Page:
Cybersecurity, Artificial Intelligence and Maple Syrup
Is the maple syrup on your waffles genuine or artificial? How do you know? Years of research and complex molecular engineering have been invested in making a gooey liquid look, taste and behave like the real thing. Your taste buds may not know the difference between real and artificial syrup, but you can read the label on the back of the bottle to determine what is real and what is artificial.
Syrup and Artificial Intelligence are similar, but for AI there are often no labels to reveal what is real and what is artificial. If there was a label explaining the contents, benefits and vulnerabilities of AI, it might include the following items.
The benefits of artificial intelligence for Cybersecurity have been discussed and known for many years. These benefits are usually around cost-reduction and efficiency, but the benefits of AI to Cybersecurity are more than just reducing costs:
AI will automate many activities in a way similar to the early days of computers when accounting processes were automated by using financial applications. AI may enable quicker and more efficient review of logs and analysis of endpoint data, improving threat detection and response time to threats. This has the potential to remove human error from the review and analysis process.
AI is adaptable to new security threats, and may be able to forecast as yet unknown security threats. Cybersecurity SIEM tools currently use a baseline of known use cases to guide analysis of security activities, but the use cases have to be adapted and updated for new situations. Once an AI algorithm has the baseline use cases, AI may have the ability to identify new use cases and determine their risk to the business. AI will also prioritize those risks and provide a likely response to new threats.
AI has the potential to learn the rhythm of a business and note any changes. New activities that are a legitimate addition to the standard business profile can be assessed by AI. AI can then analyze the new business profile and provide a report of risks, predict outcomes and recommend actions.
AI is used and will likely be a staple for meeting government regulations as well as Cybersecurity compliance frameworks such as PCI DSS and ISO 27001 and ISO 27002. It may even be used for Privacy regulations to prove compliance.
AI can be used to free Cybersecurity resources from manual (i.e. boring and repetitive) tasks so that they can work on more gratifying, interesting and valuable tasks.
Existing cybersecurity tools have weaknesses; false positives, false negatives, incomplete or incorrect implementation. AI is no different and has its weaknesses too.
AI uses infrastructure and relies on the security policies just like any other application and is vulnerable to the same threats. All the controls and defenses that are implemented for non-AI operations must be implemented for AI operations.
Data poisoning: The old saying “garbage-in, garbage-out” applies to AI. AI algorithms may not know that it is being fed data to lead it to a specific response or conclusion. Confusing an AI algorithm can be fun and profitable. AI has the ability to adapt to new situations and generate appropriate responses, but it all depends on the data that is provided to the AI software, as well as the use cases that have been programmed into the AI algorithm.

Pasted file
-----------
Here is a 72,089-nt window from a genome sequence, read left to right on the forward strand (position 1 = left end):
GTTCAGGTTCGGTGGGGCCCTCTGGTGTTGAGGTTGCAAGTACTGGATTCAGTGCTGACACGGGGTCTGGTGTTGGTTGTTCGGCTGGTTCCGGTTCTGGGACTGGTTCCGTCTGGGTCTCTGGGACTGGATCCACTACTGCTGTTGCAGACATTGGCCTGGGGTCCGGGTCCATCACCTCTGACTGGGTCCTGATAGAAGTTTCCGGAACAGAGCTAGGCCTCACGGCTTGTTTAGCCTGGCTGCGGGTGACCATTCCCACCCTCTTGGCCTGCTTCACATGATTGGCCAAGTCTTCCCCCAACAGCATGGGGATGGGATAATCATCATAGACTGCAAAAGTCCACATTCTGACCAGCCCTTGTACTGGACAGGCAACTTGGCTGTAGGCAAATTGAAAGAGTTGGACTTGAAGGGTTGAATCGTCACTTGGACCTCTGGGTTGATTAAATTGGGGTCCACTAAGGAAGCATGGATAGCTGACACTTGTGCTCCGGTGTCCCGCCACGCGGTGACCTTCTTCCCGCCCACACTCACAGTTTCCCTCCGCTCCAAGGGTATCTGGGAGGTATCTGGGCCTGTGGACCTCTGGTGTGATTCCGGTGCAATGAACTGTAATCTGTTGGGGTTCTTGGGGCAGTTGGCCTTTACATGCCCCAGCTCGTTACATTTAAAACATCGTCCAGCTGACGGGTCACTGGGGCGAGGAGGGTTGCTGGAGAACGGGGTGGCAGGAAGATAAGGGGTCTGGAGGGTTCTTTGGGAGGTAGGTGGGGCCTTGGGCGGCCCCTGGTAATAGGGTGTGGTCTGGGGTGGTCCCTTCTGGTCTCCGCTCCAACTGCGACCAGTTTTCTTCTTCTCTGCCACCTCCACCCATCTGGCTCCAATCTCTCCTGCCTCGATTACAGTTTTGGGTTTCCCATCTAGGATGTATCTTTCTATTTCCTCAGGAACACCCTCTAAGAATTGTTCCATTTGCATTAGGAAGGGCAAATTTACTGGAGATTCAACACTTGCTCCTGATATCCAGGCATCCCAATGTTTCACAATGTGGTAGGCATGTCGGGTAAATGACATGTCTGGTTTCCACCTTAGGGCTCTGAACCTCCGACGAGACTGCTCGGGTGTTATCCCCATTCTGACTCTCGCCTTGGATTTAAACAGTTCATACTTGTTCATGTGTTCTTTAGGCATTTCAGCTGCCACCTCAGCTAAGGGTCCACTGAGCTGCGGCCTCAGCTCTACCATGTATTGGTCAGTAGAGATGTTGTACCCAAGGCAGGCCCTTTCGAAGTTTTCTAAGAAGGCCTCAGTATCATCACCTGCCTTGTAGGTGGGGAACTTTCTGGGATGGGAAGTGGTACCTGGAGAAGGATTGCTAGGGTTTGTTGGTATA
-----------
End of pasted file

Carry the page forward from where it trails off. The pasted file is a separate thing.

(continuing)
Validation of use cases and AI analysis and establishing a series of tests with expected outcomes will be crucial to certifying that an AI algorithm is working as intended. Sort of a Turing test, but for reliability and dependability.
AI development appears to be sensitive to the developer’s personality. One is reminded of a quote from Yeats: “How can we know the dancer from the dance?”. A developer may create an AI algorithm that does not include items the developer does not think are important. Separating the creator of the algorithm from the algorithm itself may be difficult, which creates doubts about whether the algorithm is completely objective.
We are seeing a lot of breakthroughs and advancement in the AI field, but it is still early days for AI and much needs to be considered when implementing AI in Cybersecurity. It is prudent to implement AI with care and to monitor the results to be sure AI is operating as expected.
The same rules and protections for any other sensitive bit of infrastructure are applicable to AI. Patching, software bugs, network security, are all critical to maintaining AI. AI may be capable of alerting us to risks, but as yet it still takes time and resources to implement patches and test changes to be sure there are no adverse effects on business operations.
AI for Cybersecurity is exciting and has great promise, but we should not think that AI is going to solve all Cybersecurity problems. Nor is AI a set-it-up-once and forget it tool. AI requires monitoring and the same security policies and protections for any other sensitive bit of infrastructure; probably more so.
AI may be capable of alerting us to risks, but as yet it still takes time and resources to implement patches and test changes to be sure there are no adverse effects on business operations.
And we should not forget that such a powerful tool as AI can be used by threat actors to improve attack campaigns, make their attacks less costly, identify and prioritize victims, and predict chances of success.
AI is another tool that is to be used judiciously and with thought given to where it can be used most effectively.